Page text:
S&P Global downgrades Selma’s credit rating

Published 2:36 pm Thursday, December 13, 2018

The city of Selma’s credit rating has been downgraded, according to numbers released from S&P Global Ratings on Thursday.

S&P lowered its underlying rating (SPUR) on Selma’s general obligation (GO) bonds and warrants three notches from BB+ to BBB+, giving it a negative outlook.  The rating is due to the city’s weak management, weak liquidity, weak budgetary performance, weak budgetary flexibility, weak economy, adequate debt and contingent liability position and strong institutional framework score.

In a release, S&P Global Ratings credit analyst Tiffany Tribbitt said the city’s financial issues are due to disagreements between Mayor Darrio Melton and the City Council over how to handle the issue. S&P also attributes Selma’s inability to generate sufficient revenues stems from its very weak economy.

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“The downgrade reflects the city’s continued structural imbalance, without a current agreement among city officials on how to correct it,” Tribbitt said. “This is in part due to ongoing political instability, with the council and mayor unable to reach agreement on a budget that makes necessary structural adjustments to align revenues with expenditures.”

Melton didn’t appear to be surprised at the S&P’s evaluation of Selma.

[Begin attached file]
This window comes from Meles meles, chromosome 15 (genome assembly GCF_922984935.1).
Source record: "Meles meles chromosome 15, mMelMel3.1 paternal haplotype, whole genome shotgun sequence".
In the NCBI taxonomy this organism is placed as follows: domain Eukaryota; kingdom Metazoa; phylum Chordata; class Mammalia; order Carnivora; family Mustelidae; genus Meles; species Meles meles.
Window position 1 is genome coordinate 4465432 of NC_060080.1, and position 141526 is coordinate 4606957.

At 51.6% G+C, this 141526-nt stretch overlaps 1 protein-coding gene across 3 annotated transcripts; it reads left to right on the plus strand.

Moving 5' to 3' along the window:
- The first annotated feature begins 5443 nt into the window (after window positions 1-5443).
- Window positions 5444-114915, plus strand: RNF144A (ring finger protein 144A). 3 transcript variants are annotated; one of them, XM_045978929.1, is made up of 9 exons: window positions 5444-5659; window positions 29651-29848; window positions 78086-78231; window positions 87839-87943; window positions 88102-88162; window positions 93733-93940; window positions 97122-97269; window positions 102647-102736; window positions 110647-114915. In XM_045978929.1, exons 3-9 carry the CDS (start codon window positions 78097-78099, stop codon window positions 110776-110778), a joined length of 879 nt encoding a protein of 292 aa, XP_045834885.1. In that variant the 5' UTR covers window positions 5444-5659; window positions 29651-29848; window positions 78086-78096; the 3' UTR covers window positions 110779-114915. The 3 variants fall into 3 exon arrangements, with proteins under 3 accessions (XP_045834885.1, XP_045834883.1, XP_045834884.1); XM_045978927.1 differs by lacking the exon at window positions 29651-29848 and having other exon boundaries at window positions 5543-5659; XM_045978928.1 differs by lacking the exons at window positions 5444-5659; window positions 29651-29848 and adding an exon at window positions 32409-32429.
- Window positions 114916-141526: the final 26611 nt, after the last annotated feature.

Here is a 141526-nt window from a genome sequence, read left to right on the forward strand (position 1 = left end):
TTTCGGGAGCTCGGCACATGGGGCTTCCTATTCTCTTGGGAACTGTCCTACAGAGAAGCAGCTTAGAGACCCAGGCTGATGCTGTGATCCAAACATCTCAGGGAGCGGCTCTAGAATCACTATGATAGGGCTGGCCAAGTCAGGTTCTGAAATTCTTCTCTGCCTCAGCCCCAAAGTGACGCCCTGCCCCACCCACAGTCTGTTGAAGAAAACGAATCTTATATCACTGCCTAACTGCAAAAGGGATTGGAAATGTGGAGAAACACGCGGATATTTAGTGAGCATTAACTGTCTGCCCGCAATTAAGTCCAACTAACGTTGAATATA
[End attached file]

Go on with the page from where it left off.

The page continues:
“The S&P Report is very revealing in and of itself,” Melton said. “It reveals what I have been saying for over the past two years. For over two years, the mayor’s office have shown the downward spiral of the city’s finances and have offered multiple solutions to correct this trend.”

A recent audit showed the city had a $1 million deficit from last year and layoff of 68 city employees also contributed to the poor rating.

“Because of continued deficits, Selma’s reserve position has weakened, and its cash position is becoming pressured,” Tribbitt said. “While it has taken steps and implementing a hiring freeze, in our view it remains vulnerable to economic conditions disrupting stable sales tax revenues. Given Selma’s deteriorating financial position, we believe debt service payments could become increasingly vulnerable to nonpayment should economic conditions worsen and revenues the city rely on for operations fall.”

Council President Corey Bowie said the council wants to look at the city’s financial records, then try to resolve the situation. The city’s finances have dominated council meetings over the last several months.

“We as a Council has requested financial transparency so we can maintain a good credit rating,” Bowie said. “A disruptive environment adds to a declining credit rating.”

S&P predicts Selma’s revenue flow will slightly improve over the next few months from collecting ad valorem taxes and business licenses.

Melton said he hopes the council and citizens unite to help solve the dilemma.

“It is time to fix this crisis, and I hope the City Council and the people of Selma will stand beside common-sense solutions and reject political posturing,” Melton said.